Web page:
Hundreds of hospitals and health care centers from Washington state to Louisiana are expanding telehealth infrastructure thanks to $200 million that Congress appropriated for the Federal Communications Commission in emergency legislation.
In some cases, hospitals are supplementing the federal funds from the $2 trillion coronavirus relief law enacted in March with their own money to expand health care delivery through remote devices, cameras and software with patients remaining at home during the pandemic.
The combined government and private investment could make it incumbent upon Congress to permanently remove barriers to widespread use of telehealth even when the pandemic ends. Bipartisan legislation introduced in the House and the Senate already promises to do that and also provide more federal funding to boost infrastructure connecting patients and doctors.
In March, the Department of Health and Human Services waived restrictions as an emergency measure so that Medicare and Medicaid beneficiaries could consult with doctors remotely without having to travel to designated sites. Before that waiver, Medicare would pay for telehealth only when the person receiving the service was in a designated rural area and went to a designated location to get a telehealth consultation.
The emergency actions taken by the federal government and almost all state governments to expand telehealth need to start becoming permanent features of the U.S. health care system, said Kyle Zebley, director of public policy at ATA, an industry group that advocates for expanding telehealth.
Even after the pandemic emergency ends, “we think we should add certainty, we should add permanency to this growing industry to make sure that it continues to be there to provide care for the millions of Americans that have grown dependent upon it for good reason,” Zebley said.
Physicians involved in implementing telehealth programs said although many hospitals and health care centers have handled patients remotely for years, the pandemic has shown not only the utility but also the effectiveness of telehealth.
The federal government’s easing of restrictions has “been absolutely critical on two fronts,” said David Houghton, medical director for telehealth and digital medicine at Ochsner Health, a health care provider based outside New Orleans that serves patients throughout Louisiana and in neighboring Mississippi.
“One, to practically be able to take care of patients in their greatest time of need,” Houghton said. “Secondly, it answered a lot of questions about quality and utilization and satisfaction” in using telehealth platforms.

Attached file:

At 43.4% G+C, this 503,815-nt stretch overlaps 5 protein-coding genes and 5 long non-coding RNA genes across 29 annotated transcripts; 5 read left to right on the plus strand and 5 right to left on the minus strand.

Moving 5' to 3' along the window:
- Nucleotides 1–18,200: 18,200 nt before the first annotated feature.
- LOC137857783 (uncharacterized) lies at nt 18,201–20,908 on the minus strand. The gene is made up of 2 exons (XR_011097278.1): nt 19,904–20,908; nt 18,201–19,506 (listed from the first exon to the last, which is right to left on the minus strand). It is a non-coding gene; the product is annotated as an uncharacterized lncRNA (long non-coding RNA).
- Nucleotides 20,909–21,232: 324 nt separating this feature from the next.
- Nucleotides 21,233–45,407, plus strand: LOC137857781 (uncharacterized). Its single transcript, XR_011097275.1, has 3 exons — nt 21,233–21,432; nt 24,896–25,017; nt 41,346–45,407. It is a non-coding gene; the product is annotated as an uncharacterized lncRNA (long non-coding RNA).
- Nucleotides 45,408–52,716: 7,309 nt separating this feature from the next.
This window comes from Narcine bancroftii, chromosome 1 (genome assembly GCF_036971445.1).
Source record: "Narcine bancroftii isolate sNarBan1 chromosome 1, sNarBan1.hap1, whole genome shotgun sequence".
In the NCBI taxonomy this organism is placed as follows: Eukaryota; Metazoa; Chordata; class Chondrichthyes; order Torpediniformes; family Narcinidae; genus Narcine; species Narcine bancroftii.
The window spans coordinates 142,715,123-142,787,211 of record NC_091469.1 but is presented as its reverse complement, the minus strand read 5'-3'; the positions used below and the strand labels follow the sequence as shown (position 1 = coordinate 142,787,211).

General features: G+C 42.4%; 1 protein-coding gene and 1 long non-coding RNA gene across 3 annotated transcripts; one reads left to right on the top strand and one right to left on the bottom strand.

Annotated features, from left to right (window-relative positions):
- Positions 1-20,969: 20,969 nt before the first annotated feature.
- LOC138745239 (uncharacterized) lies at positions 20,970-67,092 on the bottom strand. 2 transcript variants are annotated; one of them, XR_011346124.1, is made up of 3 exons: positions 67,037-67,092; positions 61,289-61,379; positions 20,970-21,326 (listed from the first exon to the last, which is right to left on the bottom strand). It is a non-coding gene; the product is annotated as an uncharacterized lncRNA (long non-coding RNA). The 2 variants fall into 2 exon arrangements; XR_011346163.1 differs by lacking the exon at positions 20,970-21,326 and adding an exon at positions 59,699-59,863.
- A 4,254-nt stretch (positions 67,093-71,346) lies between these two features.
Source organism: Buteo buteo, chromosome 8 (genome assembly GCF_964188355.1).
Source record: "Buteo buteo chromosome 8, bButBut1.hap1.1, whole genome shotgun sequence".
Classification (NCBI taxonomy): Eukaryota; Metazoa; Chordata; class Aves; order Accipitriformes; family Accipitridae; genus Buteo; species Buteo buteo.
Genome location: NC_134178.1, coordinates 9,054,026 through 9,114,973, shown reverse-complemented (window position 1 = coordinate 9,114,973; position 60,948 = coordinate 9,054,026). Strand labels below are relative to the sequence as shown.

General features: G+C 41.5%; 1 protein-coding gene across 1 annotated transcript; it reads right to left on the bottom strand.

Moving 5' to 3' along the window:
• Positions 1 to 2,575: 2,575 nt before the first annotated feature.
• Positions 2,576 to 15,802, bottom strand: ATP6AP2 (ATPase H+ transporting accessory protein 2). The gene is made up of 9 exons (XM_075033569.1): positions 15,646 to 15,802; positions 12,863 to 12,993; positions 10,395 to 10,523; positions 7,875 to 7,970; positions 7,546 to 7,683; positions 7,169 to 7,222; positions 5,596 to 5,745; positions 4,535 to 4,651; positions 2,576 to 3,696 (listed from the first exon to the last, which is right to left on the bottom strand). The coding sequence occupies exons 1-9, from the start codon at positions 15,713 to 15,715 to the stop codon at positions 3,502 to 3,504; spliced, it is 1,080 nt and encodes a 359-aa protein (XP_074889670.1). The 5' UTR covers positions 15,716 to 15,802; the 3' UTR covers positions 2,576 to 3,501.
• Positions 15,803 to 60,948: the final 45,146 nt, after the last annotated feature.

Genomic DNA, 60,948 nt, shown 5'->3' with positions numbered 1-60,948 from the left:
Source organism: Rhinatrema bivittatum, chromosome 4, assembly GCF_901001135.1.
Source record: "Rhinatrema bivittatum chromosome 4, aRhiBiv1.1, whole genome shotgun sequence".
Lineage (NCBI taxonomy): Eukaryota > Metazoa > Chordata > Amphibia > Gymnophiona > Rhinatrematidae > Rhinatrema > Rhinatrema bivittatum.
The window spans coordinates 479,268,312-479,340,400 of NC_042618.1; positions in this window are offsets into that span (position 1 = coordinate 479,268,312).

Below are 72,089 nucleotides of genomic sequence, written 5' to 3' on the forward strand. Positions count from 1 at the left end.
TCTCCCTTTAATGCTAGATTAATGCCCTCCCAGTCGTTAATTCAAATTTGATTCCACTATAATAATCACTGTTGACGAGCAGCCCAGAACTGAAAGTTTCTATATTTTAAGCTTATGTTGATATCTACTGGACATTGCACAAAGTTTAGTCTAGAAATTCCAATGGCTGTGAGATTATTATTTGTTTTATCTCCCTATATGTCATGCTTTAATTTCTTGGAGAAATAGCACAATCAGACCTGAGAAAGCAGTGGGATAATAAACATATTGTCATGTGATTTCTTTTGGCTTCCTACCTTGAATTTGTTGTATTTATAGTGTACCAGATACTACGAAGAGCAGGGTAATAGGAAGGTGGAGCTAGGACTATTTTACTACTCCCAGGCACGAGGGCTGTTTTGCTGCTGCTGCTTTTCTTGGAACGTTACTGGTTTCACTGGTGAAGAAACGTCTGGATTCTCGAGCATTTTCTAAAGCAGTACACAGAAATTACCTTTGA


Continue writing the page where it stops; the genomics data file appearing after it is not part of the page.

The increased dependence on telehealth since the pandemic struck, Houghton added, “has pushed us forward leaps and bounds over a course of just several months to really demonstrate that this is a viable and feasible, and in some circumstances even improved, method to be able to take care of patients in an efficient manner.”
Ochsner Health is one of more than 500 hospitals, clinics and community health centers in 47 states plus the District of Columbia and Guam that would receive the $200 million from the FCC. Each facility would receive different levels based on need.
Ochsner is one of 21 hospitals that would get $1 million each. Hospitals in New York would receive the most funding, totaling about $32.5 million, followed by $10.5 million for health care facilities in Ohio and $9.95 million for hospitals in California.
The commission approved applications from health care facilities after reviewing detailed documentation that outlined how they intended to use the money to expand telehealth services, said Katie Gorscak, a spokeswoman for the FCC.
“After the health care provider purchases the devices or services, they are required to provide invoices to the FCC in order to claim the reimbursement, showing the services or devices they purchased, at what price, when and where it was delivered and used,” Gorscak said.
Ochsner plans to use the FCC funds to expand telehealth in three areas, said Houghton and April Radford, vice president of telehealth at Ochsner.